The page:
The Tulane Hullabaloo

OPINION | Students have responsibility to protect environment

OPINION | Students have responsibility to protect environment

Gabi Liebeler, Staff Writer March 31, 2021

For young adults juggling all things college — school, social life, physical and mental well-being and a pandemic — environmental sustainability is likely far from the forefront of the average...

Vice President Joe Biden gives remarks at the U.S. - China Climate Leaders Summit, held at the JW Marriott hotel, in Los Angeles, California, Sept. 16, 2015. Also in attendance is Mayor Eric Garcetti of Los Angeles. (Official White House Photo by David Lienemann)

OPINION | Biden may not be savior Cancer Alley needs

Ori Tsameret, Intersections Editor February 17, 2021

Between Baton Rouge and New Orleans, along the Mississippi River, lies the area commonly referred to as “Cancer Alley.” This region, including both the previously mentioned cities and the riv er...

Sunrise Tulane's leaders conduct a meeting over Zoom | Courtesy of Sunrise Tulane

Sunrise Tulane advocates for climate policy change

Emily Rubino , Staff Reporter September 30, 2020

Climate change has been a highly debated topic on the congressional floor in the past few years. Many students have been getting involved in the global movement by lobbying for the passage of climate control...

Coronavirus should compel U.S. to reassess disaster readiness

Coronavirus should compel U.S. to reassess disaster readiness

Deeya Patel, Views Editor January 29, 2020

The 170 confirmed coronavirus fatalities in China and subsequent response constitutes the largest quarantine in modern public health history. Were this epidemic taking place within our borders, would the...

Cecilia Hammond | Contributing Artst

Plant the Peace: Fighting climate change one tree at a time

Cori Shalit, Arcade Editor October 2, 2019

Plant the Peace, a new nonprofit founded by three Tulane University students, aims to fight “climate change at the intersection of education technology and carbon reduction,” according to one of the...

climate

Tulane must take forceful stand to combat climate crisis

Lucy Murray, Contributing Writer September 18, 2019

Lucy Murray is a senior studying Environmental Biology and a member of Citizens’ Climate Lobby. In 2014, Tulane came out with a Climate Action Plan that set a goal of a 15% reduction in greenhouse...

Ashley Chen | Layout Editor

FULLABALOO: Student confused about “Give Green” campaign accidentally solves climate change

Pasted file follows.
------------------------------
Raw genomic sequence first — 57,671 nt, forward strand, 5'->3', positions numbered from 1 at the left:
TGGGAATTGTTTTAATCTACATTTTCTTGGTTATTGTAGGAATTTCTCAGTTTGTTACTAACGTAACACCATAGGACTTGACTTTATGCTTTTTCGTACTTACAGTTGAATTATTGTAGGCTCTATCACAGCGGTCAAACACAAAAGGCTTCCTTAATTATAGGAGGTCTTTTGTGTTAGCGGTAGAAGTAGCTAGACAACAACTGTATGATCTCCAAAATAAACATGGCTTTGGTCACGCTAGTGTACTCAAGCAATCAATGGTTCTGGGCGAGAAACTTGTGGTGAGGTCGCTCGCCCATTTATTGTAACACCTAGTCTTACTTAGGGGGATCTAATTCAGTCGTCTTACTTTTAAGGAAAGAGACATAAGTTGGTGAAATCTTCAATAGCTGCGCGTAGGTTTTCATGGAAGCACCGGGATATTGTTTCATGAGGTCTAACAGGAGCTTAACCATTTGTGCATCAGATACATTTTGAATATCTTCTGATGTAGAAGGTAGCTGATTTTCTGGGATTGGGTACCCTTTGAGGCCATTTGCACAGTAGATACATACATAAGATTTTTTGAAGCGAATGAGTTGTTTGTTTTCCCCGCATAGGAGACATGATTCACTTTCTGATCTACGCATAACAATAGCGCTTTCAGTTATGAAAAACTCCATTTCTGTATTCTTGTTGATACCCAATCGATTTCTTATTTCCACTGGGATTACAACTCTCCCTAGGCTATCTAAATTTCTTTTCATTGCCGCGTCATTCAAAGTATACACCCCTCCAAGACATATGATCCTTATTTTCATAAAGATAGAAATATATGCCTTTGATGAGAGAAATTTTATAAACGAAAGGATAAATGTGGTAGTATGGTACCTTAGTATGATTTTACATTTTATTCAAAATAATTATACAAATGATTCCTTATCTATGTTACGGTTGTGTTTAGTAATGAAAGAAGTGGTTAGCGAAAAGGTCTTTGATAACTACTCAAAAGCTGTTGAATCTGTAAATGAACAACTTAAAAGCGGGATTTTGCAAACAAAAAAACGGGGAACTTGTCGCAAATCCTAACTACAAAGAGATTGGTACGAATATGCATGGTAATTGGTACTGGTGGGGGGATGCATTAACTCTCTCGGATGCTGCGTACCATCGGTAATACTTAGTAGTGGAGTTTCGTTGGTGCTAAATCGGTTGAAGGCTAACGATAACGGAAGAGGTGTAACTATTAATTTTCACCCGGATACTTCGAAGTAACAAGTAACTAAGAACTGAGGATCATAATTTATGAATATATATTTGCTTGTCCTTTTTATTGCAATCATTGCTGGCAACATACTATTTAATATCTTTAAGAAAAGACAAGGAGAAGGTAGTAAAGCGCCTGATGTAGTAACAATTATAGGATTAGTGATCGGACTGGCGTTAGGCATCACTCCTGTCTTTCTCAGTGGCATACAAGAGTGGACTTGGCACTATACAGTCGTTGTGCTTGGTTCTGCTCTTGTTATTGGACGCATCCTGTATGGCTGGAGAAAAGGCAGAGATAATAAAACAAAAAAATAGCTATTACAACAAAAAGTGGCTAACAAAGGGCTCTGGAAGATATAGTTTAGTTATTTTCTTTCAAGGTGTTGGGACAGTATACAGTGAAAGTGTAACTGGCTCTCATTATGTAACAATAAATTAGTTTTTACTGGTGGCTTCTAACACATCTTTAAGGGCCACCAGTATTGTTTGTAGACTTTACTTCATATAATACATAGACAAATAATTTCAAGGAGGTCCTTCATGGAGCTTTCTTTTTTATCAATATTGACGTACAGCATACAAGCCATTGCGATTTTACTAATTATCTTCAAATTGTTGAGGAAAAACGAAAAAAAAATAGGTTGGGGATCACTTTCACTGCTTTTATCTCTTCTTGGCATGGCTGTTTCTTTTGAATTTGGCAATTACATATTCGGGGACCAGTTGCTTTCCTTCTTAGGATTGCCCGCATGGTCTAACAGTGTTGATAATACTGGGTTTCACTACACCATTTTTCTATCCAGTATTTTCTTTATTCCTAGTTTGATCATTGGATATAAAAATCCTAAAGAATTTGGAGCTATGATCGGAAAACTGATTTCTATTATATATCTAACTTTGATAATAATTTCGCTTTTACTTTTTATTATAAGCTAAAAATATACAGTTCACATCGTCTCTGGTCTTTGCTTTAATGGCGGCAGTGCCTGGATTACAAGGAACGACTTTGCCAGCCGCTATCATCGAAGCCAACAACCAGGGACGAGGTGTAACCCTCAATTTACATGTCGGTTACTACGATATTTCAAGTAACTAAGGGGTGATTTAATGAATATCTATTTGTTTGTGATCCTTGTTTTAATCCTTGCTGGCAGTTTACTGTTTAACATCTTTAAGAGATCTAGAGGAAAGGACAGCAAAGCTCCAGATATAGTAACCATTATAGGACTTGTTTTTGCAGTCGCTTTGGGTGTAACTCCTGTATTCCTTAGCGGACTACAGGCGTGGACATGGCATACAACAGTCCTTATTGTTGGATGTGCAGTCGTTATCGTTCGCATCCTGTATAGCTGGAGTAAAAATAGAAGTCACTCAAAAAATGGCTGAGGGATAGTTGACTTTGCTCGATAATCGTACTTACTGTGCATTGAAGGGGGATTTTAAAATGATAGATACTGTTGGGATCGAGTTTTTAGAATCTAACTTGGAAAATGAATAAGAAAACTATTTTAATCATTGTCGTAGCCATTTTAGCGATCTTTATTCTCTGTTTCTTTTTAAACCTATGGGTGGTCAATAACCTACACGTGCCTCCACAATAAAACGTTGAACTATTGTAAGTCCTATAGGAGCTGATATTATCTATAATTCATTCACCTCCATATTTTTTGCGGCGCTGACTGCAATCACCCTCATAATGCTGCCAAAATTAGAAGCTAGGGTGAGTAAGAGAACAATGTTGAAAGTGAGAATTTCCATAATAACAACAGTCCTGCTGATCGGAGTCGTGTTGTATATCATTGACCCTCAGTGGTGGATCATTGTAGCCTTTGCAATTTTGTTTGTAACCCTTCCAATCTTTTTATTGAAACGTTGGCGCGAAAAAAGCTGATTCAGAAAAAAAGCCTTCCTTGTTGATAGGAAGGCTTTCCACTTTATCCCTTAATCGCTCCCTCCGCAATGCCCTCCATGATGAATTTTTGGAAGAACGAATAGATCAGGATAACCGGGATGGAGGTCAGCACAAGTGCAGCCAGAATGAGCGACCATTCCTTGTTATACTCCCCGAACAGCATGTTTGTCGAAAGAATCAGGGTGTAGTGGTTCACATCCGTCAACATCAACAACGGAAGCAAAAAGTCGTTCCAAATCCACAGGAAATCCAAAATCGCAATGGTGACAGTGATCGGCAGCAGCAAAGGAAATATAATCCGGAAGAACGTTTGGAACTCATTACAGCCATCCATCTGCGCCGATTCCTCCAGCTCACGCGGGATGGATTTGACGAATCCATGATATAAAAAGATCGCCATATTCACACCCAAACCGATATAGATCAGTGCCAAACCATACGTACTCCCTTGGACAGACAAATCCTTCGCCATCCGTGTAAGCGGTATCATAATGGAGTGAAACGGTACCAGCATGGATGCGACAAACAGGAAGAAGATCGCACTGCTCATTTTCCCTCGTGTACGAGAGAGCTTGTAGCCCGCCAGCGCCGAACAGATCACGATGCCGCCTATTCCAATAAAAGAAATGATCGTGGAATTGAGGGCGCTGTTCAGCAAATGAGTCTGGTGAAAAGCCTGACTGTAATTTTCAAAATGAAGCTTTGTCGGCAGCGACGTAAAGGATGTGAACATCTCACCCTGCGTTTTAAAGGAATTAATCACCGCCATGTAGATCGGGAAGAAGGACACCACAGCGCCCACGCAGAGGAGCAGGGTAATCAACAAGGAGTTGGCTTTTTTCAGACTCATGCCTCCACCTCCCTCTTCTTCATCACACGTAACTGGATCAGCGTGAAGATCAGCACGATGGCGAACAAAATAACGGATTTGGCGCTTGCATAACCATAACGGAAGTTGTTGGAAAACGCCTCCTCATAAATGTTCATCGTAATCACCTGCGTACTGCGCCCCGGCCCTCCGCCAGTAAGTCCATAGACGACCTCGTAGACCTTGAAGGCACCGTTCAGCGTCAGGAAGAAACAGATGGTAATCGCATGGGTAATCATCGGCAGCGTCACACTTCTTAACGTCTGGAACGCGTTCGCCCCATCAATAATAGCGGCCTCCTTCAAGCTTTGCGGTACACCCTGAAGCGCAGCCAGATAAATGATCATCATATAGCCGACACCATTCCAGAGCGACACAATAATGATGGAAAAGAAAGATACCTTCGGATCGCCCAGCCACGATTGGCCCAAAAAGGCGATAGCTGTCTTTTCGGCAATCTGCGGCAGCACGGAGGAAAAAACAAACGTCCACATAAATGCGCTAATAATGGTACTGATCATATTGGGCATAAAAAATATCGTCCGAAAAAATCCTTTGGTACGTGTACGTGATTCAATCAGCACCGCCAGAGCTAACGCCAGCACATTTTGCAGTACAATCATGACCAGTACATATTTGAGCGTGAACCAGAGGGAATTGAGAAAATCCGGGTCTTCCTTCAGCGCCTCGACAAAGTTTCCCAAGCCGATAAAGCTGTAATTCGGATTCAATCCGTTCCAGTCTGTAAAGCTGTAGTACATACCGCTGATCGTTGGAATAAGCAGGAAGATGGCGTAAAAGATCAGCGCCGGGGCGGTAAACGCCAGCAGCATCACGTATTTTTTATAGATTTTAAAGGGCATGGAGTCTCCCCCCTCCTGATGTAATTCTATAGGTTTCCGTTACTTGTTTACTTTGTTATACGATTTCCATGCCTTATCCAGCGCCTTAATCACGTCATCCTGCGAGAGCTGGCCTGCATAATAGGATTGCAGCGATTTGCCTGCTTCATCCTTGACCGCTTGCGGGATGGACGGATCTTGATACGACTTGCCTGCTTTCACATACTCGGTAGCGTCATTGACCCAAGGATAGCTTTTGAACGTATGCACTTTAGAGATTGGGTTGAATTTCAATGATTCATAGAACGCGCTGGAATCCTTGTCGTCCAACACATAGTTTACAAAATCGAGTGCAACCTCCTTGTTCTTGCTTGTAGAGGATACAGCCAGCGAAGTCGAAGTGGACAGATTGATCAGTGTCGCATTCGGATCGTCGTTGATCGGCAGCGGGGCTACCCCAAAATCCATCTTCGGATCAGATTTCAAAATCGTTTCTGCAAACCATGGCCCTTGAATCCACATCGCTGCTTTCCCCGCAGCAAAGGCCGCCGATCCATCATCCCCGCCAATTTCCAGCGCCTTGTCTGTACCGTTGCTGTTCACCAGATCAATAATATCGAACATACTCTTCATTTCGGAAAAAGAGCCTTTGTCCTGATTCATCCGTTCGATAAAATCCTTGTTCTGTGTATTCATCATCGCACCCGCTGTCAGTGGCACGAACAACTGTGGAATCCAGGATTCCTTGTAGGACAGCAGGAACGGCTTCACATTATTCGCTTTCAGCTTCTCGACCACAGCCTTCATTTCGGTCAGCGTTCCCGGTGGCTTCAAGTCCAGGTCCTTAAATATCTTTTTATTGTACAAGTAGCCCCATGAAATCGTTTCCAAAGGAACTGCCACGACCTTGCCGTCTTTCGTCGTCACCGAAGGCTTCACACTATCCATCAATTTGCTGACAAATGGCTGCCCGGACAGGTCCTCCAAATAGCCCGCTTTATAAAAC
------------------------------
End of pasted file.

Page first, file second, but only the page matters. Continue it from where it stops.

Hannah Erbrick, Arcade Editor March 27, 2019

This article is for The Fullabaloo, The Hullabaloo’s satirical April Fool’s issue. The information and interviews below are completely fictional and for entertainment purposes only. Tulane hosted...

Trump’s solar tariffs perpetuate denial of climate change

Jonathan Krantz, Staff Writer February 7, 2018

On Jan. 22, President Donald Trump imposed a new tariff targeting washing machines and, more frustratingly, solar energy. These new taxes, dubbed “safeguard tariffs,” are being framed as an important...

Tulane to host first ever Climate Action Day

Tulane to host first ever Climate Action Day

Kila Moore, Associate Editor January 29, 2018

Tulane University will host its first ever Climate Action Day, beginning at 9 a.m on Tuesday, Jan.30, in the Kendall Cram Room of the Lavin-Bernick Center for University Life. The day-long event will...

Isle de Jean Charles has lost 98 percent of its land since 1955. Residents of the island, members of the Biloxi-Chitimacha-Choctaw, have become climate refugees amid increasing land loss in the region.

Population displaced, culture affected by coastal land loss of Isle de Jean Charles

Sophia Mariani, Contributing Reporter October 25, 2017

Isle de Jean Charles, 75 miles south of New Orleans and inhabited by the Biloxi-Chitimacha-Choctaw tribe, has lost 98 percent of its land to the Gulf of Mexico's waters. The encroaching waters have eroded...

Staff editorial: Tulane must take action to combat coastal erosion

October 25, 2017

New Orleans is a sinking city. The phrase is echoed so often it almost begins to lose meaning. Its meaning, however, should not be forgotten. New Orleans is currently estimated to be subsiding underwater...

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